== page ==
How long 'til my soul gets it right?

How long 'til my soul gets it right?

This line from the Indigo Girl song, Galileo, has been going through my mind lately, although probably in ways that the Indigo Girls never intended.

I needed to rename my podcast.

The problem was, just a couple of episodes before I'd introduced my new podcast, changed because of a shifting focus in my online work. I was keeping this new focus (Christians who are seeking, struggling and sometimes straggling along) but my first title wasn't quite there.

It was right enough to get me started, but not quite right enough for the long haul. I liked the new name (Community of Holy Stragglers) very much. But I worried.

I worried what people would think. I worried that I'd be dismissed as flighty or unable to make up my mind. I worried that people would think that I screwed up with my first title, that I didn't get it right.

(I realize that none of you were losing sleep over my podcast name, but bear with me here.)

I finally realized that I had a choice. I could go with the new name that seemed like the right name to me. I could own up to my process and move ahead. 

Or I could stay stuck in my fear.

Maybe some of you can start relating to me at this point. Fear keeps us stuck in lots of places. As I write, that's not an entirely bad thing because the fear of experiencing a pandemic up close and personal for us or for our loved ones is keeping us stuck at home.

That's a good thing.

Lots of times, however, the ways in which fear keeps us stuck aren't such good things. We don't pursue the work that we really want to pursue because of what people will think. When I was in seminary some of us used to joke that Mama had called as many preachers there as God. We saw guys who there without any particular sense of rightness for ministry except the fact that Mama had always known that they should be one. (At that time women were spared from such expectations.)

We don't leave the church we're in or find the church we need for fear of what people will think. (The very real grief of such moves is a subject for another time.) We don't ask the questions we long to ask for fear of what people will think.

My mother was estranged from her "ladies only" Sunday school class. During a time when she was consumed with caring for her mother, she happened by the class on a weekday and saw her name on the bulletin board as one of their "lost sheep." Needless to say, she made herself good and lost after that.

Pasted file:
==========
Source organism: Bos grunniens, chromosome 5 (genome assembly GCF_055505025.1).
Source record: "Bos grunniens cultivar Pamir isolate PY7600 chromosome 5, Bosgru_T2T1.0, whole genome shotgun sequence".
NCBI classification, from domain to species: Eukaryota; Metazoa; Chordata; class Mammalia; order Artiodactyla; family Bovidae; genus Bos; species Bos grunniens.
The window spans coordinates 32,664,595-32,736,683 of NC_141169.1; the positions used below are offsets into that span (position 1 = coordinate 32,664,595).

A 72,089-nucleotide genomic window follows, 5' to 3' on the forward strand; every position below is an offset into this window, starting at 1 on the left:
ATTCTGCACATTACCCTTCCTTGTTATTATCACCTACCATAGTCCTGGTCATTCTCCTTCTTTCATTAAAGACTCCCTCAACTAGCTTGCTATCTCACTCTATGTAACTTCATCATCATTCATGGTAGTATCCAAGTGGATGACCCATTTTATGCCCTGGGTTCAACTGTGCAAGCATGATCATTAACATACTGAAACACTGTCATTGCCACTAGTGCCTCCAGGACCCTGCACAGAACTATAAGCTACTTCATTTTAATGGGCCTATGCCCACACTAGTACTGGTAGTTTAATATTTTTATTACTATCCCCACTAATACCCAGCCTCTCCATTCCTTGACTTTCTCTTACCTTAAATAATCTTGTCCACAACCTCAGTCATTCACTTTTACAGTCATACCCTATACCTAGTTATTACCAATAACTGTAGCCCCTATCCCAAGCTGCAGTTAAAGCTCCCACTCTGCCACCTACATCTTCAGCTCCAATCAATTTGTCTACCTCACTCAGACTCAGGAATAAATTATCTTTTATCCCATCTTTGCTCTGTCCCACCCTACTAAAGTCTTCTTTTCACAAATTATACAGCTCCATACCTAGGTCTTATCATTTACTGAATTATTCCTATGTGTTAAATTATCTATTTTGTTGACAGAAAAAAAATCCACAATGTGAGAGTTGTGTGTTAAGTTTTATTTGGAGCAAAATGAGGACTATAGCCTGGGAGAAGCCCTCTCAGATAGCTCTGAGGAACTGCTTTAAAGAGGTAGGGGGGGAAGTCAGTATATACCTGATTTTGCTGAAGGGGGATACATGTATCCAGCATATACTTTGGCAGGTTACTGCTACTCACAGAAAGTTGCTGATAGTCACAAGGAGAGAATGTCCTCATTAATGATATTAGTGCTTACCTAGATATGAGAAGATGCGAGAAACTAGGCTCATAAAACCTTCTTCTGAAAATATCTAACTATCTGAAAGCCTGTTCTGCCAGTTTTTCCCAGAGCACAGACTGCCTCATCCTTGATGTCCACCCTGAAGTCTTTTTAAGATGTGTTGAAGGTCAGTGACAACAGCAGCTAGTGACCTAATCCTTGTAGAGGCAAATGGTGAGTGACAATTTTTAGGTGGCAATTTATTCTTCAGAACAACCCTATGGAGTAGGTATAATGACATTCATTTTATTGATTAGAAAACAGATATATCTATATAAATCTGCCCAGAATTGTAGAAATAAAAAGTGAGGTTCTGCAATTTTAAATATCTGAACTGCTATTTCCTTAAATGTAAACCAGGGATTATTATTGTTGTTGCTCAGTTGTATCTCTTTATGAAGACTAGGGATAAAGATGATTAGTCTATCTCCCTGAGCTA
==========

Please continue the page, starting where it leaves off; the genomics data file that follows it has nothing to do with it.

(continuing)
Their church was starting a couples class for folks their age, and many of their friends were becoming a part of it. My mother talked to my father about joining. My dad had one question.

"Will they let me ask the kinds of questions that I want to ask?"

My father thought deeply about faith, and enjoyed considering thought-provoking questions. Faith mattered enough to him for him to wrestle with it, even when the outcome of that wrestling wasn't a given.

How long 'til my soul gets it right?

We can hold ourselves back and beat ourselves up because we didn't get it "right" enough the first time of the hundredth time, or that at this point in our lives we're still trying to figure out what it getting it right looks like. Like, shouldn't we know by now?

We can worry about what people would think if they knew the questions and lamentations and occasional obscenities we direct towards God in the night because nothing in our lives or in our world seems right.

We can worry about who people think we are, and if they think that we're not measuring up.

Or we can take the next step, the best step that  we have based on the best we can see and know in this moment. It may be the right step. It may be the right step for now.

It may be a kind of holding space between what was and what shall be. 

But here it is

and here we are

and on some days at least,

we can trust that God is here as well.

 

 

 

 

 

 

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